That’s why trips in the car are so much fun. And that’s why there’s at least one argument going on at any given moment – until everybody’s asleep.
Listen, the more people, the more you have to continually repair disunity.
By the way, if you’d like to do the math on your own, for your business or your family, the formula is R (for relationship) R = N (number of people) times N-1 divided by 2.
You’re gonna need to know this to get into heaven.
R = N x N-1 ~ 2
I remember coming across this dynamic potential years ago when our church reached 150 people. I remember it vividly because I couldn’t quite understand how opinions and misinterpretations and even confusion could so easily – and so quickly – spread – within 24 hours.
- Here’s why. In a church of 150 people – even if you never talk to everybody, you will be influenced by the body, by the way –
- whether or not they were happy when you sat near them
- whether or not they sang in church, or sang a little too loudly and off key,
- or some volunteer forgot to come serve in the nursery,
- or someone complained to you over the phone –
- or some unnamed person made it possible for you to have a cup of coffee this morning – that influenced in a godly way;
- some friendly person shook your hand when you walked in or handed you Communique;
- someone you haven’t even met has been praying for your family
- someone you don’t know sent a card or a meal to your home when you were sick
- someone called you and passed along some news or opinions they had.
The possibility for interaction and conversation and even relationships skyrockets as the numbers go up.
I remember being amazed as a young pastor how things could so quickly spread – and here’s why – a church of 150 adults creates the possibility of just over 11,000 conversations and even potential relationships.
What does that mean for us? In a church of 3,000 adults – we’ll leave the children out of it for the moment – the potential exists in our fellowship for 4.5 million conversations.
Is it any wonder that Paul holds up his finger and says, listen, if you don’t determine to stand firm in one spirit – you’ll never be able to conduct yourselves good citizens of Heaven and of the gospel of Christ.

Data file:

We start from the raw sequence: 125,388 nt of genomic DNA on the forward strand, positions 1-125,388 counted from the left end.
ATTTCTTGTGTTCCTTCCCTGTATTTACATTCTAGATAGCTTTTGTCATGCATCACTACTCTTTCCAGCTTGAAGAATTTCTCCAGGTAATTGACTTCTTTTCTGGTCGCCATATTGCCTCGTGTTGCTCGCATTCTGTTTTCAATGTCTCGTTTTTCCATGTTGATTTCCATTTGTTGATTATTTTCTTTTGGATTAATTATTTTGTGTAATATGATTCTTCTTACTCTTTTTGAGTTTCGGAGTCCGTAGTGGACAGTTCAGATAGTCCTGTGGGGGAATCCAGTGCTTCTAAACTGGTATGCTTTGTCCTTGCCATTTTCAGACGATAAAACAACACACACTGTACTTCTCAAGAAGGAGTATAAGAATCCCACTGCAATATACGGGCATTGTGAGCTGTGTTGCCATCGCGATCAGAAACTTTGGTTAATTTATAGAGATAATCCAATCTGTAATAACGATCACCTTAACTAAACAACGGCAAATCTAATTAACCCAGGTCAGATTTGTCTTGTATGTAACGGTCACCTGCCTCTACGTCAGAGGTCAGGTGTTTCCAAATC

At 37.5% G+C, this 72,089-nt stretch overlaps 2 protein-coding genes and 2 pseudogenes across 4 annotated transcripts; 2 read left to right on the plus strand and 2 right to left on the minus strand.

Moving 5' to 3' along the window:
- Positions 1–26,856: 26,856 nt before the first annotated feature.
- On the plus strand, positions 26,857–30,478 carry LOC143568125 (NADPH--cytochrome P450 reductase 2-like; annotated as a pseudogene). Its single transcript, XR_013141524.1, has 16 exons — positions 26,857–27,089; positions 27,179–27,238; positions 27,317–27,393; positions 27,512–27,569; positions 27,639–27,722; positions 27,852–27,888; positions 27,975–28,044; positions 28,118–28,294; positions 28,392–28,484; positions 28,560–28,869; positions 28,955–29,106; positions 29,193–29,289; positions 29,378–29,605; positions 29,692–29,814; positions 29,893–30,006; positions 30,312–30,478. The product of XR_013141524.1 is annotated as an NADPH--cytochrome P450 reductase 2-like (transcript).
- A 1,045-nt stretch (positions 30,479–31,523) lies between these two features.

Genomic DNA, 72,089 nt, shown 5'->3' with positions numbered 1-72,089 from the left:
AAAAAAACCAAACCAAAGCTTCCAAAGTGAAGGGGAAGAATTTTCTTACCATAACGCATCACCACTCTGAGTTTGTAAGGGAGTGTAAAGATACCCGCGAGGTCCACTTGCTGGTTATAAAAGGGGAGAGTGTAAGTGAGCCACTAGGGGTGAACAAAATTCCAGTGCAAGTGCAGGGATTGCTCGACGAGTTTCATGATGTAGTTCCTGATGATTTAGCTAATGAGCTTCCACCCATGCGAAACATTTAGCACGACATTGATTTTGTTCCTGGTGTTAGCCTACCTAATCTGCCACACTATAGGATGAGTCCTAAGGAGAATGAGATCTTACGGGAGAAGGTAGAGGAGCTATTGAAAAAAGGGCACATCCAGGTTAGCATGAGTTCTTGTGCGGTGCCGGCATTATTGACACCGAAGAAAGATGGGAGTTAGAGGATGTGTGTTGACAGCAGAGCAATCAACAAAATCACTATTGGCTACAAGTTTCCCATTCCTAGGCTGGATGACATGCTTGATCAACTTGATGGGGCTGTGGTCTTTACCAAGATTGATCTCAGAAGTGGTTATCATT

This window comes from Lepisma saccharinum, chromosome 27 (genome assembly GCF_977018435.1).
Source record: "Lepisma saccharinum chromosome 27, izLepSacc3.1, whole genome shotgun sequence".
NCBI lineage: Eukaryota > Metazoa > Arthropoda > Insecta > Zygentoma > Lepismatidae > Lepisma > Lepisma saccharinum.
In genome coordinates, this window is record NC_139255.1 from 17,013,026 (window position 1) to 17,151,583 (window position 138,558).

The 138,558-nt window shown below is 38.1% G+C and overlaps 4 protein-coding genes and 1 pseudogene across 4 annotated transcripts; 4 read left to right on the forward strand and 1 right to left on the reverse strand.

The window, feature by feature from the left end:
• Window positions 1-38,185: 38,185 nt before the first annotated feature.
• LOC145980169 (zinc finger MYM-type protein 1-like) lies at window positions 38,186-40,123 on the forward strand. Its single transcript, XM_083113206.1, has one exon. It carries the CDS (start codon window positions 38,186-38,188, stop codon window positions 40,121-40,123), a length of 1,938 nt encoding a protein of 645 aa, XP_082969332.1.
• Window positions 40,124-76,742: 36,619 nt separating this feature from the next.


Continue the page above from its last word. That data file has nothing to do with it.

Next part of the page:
Now what Paul does here to drive home his point, as he often does, is paint a word picture.
The verb here for standing firm, is a military metaphor that pictures the Philippian believers serving in the same army, battling the same foe – which in this word picture would represent disunity.
He says, stand firm in one spirit.
And he knew they knew – and we might not – that the Roman ground troops fought their enemy not as single soldiers, but in densely packed rows, eight soldiers deep. They moved forward in step – they even moved sideways and backward together – by trumpet or voice commands.
If you’ve seen the movie The Hobbit, by Tolkien, you’ll see this vividly demonstrated by the elves and the dwarves in that battle scene.
Furthermore, the Roman shield was beveled on the edges to allow the soldiers to link them together for added strength and stability.
The key was to stay in formation – to strive together in unity – and, one author wrote, defeat could result if even one soldier broke ranks and allowed the enemy to pour through. Expositor’s, p. 209
Their strength was their unity.
Little wonder that the Enemy has had for 2,000 years one primary goal – divide and conquer. Isolate a believer from the fellowship and he’ll be easy to pick off.
No wonder Paul throughout this letter will stress the issue of unity of spirit and mind.
Let me illustrate this principle of strength in numbers.
I went to Walmart this past week and bought some pencils – and